the building blocks of making

better decisions


Mental models are a way of explaining how things work. Throughout our lives, we build up a personal collection of mental models to understand the world around us.

Mental models aren't perfect but developing a rich toolbox of them can be useful in navigating the complexities of life. Learning to intuitively apply the right models in the right situations is something we develop with practice.

This website is a curated collection of models with broad applicability in everyday life. There’s a focus on brief descriptions and simple, real life examples of the models in use.

Weekly Mental Model


We tend to feel obligated to repay positive actions towards us (e.g. favors, gifts) even if they are unwanted.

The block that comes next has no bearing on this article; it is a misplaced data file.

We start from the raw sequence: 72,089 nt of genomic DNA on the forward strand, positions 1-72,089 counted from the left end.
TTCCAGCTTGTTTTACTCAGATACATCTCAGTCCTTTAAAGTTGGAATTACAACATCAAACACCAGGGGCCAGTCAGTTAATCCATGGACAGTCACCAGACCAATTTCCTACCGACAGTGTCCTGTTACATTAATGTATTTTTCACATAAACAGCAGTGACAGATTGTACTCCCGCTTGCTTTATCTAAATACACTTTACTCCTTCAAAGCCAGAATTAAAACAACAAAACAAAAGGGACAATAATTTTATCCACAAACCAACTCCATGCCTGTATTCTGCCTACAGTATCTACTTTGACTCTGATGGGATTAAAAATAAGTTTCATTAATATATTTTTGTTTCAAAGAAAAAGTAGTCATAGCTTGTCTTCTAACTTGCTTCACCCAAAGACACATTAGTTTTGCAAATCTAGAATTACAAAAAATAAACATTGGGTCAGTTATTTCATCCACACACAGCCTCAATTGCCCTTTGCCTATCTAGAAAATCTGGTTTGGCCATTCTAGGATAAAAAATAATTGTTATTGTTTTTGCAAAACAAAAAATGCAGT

Reciprocity refers to a social norm in which we feel a sense of obligation when receiving positive actions towards us. For instance, receiving a favor or gift can trigger feelings of indebtedness to repay the act in someway. While reciprocity allows one to build relationships and exchanges, it can be exploited to gain someone's compliance to a request. This is because feelings of obligation can be felt even when receiving a positive action we do not want.


  • Before attempting to sell something, a salesperson may give you a small gift (e.g. a pen or a free sample). Even if this gift is unwanted, receiving it can still trigger a need to repay the gift, usually in the form of purchasing whatever is being sold.

  • A common compliance technique is to start by making a large request that's likely to be rejected followed by a second, smaller request. The second request, which is the intended request, is more likely to be accepted as it's seen as a favor.